Why we love and hate the blood-brain barrier

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The blood-brain barrier: There are not many other natural defense mechanisms with which we humans have such a love-hate relationship. First, the love: The capillaries and blood vessels in our brains, of course, need this kind of protection from foreign invaders. After all, we have a very personal relationship with our brains and evolution has fixed it so that it is extremely difficult for unauthorized personnel to break through. Now, the hate: The BBB stands directly in the way of better treatments for Alzheimer's, Parkinson's, brain tumors and other neurological conditions. Chemistry World, in its June 2011 issue, devotes some considerable ink to attempts to break through this final frontier of the brain to treat some of the most challenging brain diseases.

William Pardridge, director of the Blood-Brain Barrier Research Laboratory at the University of California Los Angeles, tells Chemistry World that the cracking the blood-brain barrier problem, despite its obvious importance, is not a major focus among big pharma companies. In fact, they have turned a blind eye to the problem of drug delivery.

Among the methods mentioned by Chemistry World are early attempts at making "drugs more lipid soluble; this allowed them to penetrate the lipid-loving endothelial cells in the brain." This technique actually takes a page from a few of the not-so-nice drugs society is dealing with, like cocaine, heroin and alcohol--all of which are also lipophilic. The problem is that that lipophilic drugs also penetrate every organ, leading to bad side-effects. Also discussed: Creation of "temporary portals" through the BBB using focused ultrasound and turning the BBB, itself, into a drug-delivery device by engineering it to secrete a missing enzyme.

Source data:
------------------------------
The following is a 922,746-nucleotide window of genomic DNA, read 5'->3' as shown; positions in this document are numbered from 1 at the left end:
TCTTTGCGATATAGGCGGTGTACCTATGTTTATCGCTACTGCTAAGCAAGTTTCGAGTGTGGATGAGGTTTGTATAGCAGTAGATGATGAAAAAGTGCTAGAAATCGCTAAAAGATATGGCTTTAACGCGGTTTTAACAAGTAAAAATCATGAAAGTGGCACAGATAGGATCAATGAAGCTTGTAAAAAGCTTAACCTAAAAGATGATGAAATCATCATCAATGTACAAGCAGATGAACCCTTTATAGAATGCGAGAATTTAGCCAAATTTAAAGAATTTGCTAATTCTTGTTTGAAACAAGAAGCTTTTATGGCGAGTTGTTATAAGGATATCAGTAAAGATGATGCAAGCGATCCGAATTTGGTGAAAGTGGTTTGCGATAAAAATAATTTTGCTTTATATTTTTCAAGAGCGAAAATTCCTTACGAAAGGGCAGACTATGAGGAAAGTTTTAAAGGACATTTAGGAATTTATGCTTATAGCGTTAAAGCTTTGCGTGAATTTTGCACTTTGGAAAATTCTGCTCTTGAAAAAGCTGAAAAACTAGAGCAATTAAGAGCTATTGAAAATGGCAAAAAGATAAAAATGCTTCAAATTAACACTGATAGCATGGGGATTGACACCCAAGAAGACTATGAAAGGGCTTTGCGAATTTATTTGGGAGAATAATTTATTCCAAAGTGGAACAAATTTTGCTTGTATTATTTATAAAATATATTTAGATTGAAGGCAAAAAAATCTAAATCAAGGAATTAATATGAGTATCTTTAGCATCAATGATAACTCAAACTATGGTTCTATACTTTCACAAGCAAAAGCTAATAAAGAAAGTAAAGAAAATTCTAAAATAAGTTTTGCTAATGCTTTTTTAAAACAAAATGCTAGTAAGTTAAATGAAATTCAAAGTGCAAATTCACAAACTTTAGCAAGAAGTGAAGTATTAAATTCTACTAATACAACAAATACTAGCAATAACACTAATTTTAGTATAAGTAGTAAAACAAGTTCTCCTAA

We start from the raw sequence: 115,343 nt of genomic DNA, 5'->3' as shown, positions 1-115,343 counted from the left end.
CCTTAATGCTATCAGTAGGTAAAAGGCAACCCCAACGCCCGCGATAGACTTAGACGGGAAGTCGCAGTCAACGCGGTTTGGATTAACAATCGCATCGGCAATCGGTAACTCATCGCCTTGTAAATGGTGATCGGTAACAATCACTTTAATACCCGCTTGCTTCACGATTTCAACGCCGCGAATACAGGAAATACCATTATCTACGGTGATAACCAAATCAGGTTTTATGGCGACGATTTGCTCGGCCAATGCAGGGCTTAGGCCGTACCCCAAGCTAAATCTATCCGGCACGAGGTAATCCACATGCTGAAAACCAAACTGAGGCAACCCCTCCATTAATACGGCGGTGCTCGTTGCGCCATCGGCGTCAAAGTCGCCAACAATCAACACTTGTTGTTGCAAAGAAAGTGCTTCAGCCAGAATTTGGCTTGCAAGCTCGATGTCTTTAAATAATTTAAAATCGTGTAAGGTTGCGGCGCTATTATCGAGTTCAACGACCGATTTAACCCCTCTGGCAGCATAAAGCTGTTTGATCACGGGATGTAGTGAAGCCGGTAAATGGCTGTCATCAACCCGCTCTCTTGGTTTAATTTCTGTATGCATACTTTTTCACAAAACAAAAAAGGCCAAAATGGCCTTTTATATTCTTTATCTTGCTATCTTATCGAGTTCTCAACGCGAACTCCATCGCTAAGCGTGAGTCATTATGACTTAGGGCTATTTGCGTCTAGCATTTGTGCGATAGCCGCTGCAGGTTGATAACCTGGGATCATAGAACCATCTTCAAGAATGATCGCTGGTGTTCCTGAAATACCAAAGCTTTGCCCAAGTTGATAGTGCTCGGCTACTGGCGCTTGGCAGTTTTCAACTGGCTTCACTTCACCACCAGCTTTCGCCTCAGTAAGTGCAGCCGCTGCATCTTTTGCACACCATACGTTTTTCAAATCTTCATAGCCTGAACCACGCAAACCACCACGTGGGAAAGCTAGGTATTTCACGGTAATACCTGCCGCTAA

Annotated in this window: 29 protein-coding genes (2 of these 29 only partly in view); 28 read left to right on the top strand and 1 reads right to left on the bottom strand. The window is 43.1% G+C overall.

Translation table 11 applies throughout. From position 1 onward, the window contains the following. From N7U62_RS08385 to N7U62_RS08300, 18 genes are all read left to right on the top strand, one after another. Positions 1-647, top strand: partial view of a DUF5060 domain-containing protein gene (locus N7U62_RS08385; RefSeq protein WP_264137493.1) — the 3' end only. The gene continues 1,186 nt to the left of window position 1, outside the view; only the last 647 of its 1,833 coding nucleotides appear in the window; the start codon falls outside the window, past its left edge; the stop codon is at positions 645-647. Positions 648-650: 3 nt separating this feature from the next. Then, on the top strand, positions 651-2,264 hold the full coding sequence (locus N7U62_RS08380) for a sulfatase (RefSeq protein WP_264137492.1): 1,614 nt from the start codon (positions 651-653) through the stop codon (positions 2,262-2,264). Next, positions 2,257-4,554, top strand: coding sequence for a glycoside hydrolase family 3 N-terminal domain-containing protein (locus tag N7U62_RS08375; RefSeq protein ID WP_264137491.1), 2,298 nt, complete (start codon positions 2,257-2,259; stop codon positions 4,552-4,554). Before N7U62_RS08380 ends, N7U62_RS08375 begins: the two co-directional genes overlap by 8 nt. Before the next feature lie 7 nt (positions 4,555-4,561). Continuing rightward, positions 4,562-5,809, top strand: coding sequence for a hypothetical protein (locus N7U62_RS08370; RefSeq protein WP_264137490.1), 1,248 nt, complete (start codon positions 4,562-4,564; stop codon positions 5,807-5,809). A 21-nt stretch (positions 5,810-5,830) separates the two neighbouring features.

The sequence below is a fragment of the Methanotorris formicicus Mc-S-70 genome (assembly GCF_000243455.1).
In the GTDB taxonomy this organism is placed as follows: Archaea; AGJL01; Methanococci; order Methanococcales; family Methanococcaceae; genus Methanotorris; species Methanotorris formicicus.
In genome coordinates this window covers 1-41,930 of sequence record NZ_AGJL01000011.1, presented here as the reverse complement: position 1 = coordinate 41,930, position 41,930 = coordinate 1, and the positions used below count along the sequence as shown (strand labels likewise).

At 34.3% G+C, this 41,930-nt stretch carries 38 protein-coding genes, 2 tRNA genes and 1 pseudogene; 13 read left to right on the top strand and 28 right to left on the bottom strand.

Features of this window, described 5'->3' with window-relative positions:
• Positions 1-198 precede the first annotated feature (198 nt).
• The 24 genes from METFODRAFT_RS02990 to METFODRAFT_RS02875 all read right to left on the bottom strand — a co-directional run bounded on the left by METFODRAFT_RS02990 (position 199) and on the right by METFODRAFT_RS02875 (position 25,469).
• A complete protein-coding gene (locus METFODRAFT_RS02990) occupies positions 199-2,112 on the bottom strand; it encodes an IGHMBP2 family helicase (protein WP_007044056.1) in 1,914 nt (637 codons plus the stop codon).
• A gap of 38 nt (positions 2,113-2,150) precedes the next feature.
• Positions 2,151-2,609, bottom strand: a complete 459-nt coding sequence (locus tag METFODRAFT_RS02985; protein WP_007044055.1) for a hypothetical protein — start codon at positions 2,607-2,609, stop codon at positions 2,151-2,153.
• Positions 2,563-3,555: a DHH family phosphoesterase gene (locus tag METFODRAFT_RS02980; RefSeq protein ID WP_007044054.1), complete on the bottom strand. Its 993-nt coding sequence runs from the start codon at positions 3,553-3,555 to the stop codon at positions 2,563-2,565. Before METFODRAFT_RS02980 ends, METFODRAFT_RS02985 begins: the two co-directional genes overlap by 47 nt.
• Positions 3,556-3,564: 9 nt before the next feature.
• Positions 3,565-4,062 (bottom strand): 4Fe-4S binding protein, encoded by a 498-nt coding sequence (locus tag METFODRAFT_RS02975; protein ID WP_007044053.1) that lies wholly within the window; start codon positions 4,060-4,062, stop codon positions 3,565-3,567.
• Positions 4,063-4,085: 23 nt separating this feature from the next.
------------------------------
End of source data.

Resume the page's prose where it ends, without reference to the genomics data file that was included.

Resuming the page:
The article ends on a hopeful note, with some acknowledgment by pharmaceutical companies--mostly small ones and not the more-cautious large ones--that a focus on drug delivery to the brain will ultimately pay off in better treatments and cures.

- read the article in Chemistry World

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